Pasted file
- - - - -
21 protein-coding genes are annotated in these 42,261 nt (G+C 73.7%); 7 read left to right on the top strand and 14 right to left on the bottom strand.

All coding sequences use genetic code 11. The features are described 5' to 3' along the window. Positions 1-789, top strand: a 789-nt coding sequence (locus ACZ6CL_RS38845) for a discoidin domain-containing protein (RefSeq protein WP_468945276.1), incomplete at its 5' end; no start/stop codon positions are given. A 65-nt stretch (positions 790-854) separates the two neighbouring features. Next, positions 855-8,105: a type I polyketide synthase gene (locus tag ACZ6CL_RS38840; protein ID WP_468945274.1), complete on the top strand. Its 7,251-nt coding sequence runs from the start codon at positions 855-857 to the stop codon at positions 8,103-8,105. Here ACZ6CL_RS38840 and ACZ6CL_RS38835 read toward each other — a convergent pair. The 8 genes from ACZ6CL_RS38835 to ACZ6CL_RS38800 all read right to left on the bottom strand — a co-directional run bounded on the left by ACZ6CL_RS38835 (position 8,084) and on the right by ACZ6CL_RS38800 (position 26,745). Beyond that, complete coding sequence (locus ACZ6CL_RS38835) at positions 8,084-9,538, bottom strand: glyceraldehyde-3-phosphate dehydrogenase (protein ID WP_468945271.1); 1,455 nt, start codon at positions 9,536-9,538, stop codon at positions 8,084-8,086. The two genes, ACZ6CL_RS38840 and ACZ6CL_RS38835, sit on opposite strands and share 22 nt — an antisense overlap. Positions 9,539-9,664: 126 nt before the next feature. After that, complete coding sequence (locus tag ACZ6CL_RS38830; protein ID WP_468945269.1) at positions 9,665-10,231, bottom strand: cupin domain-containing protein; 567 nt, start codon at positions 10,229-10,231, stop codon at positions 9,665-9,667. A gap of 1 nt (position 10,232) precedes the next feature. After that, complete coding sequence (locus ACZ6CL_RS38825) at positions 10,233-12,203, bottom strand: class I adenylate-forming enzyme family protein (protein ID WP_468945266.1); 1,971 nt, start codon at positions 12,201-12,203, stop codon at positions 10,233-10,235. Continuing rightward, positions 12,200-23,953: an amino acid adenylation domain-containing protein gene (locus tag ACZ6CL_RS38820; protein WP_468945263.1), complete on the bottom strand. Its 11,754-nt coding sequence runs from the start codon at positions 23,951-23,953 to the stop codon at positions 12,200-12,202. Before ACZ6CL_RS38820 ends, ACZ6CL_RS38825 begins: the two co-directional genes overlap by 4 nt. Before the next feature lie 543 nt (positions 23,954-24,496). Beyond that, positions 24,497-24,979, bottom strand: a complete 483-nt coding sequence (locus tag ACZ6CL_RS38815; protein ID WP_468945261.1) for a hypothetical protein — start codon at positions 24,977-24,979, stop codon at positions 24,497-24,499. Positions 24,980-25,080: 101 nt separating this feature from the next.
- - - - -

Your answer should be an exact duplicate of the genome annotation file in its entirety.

21 protein-coding genes are annotated in these 42,261 nt (G+C 73.7%); 7 read left to right on the top strand and 14 right to left on the bottom strand.

All coding sequences use genetic code 11. The features are described 5' to 3' along the window. Positions 1-789, top strand: a 789-nt coding sequence (locus ACZ6CL_RS38845) for a discoidin domain-containing protein (RefSeq protein WP_468945276.1), incomplete at its 5' end; no start/stop codon positions are given. A 65-nt stretch (positions 790-854) separates the two neighbouring features. Next, positions 855-8,105: a type I polyketide synthase gene (locus tag ACZ6CL_RS38840; protein ID WP_468945274.1), complete on the top strand. Its 7,251-nt coding sequence runs from the start codon at positions 855-857 to the stop codon at positions 8,103-8,105. Here ACZ6CL_RS38840 and ACZ6CL_RS38835 read toward each other — a convergent pair. The 8 genes from ACZ6CL_RS38835 to ACZ6CL_RS38800 all read right to left on the bottom strand — a co-directional run bounded on the left by ACZ6CL_RS38835 (position 8,084) and on the right by ACZ6CL_RS38800 (position 26,745). Beyond that, complete coding sequence (locus ACZ6CL_RS38835) at positions 8,084-9,538, bottom strand: glyceraldehyde-3-phosphate dehydrogenase (protein ID WP_468945271.1); 1,455 nt, start codon at positions 9,536-9,538, stop codon at positions 8,084-8,086. The two genes, ACZ6CL_RS38840 and ACZ6CL_RS38835, sit on opposite strands and share 22 nt — an antisense overlap. Positions 9,539-9,664: 126 nt before the next feature. After that, complete coding sequence (locus tag ACZ6CL_RS38830; protein ID WP_468945269.1) at positions 9,665-10,231, bottom strand: cupin domain-containing protein; 567 nt, start codon at positions 10,229-10,231, stop codon at positions 9,665-9,667. A gap of 1 nt (position 10,232) precedes the next feature. After that, complete coding sequence (locus ACZ6CL_RS38825) at positions 10,233-12,203, bottom strand: class I adenylate-forming enzyme family protein (protein ID WP_468945266.1); 1,971 nt, start codon at positions 12,201-12,203, stop codon at positions 10,233-10,235. Continuing rightward, positions 12,200-23,953: an amino acid adenylation domain-containing protein gene (locus tag ACZ6CL_RS38820; protein WP_468945263.1), complete on the bottom strand. Its 11,754-nt coding sequence runs from the start codon at positions 23,951-23,953 to the stop codon at positions 12,200-12,202. Before ACZ6CL_RS38820 ends, ACZ6CL_RS38825 begins: the two co-directional genes overlap by 4 nt. Before the next feature lie 543 nt (positions 23,954-24,496). Beyond that, positions 24,497-24,979, bottom strand: a complete 483-nt coding sequence (locus tag ACZ6CL_RS38815; protein ID WP_468945261.1) for a hypothetical protein — start codon at positions 24,977-24,979, stop codon at positions 24,497-24,499. Positions 24,980-25,080: 101 nt separating this feature from the next.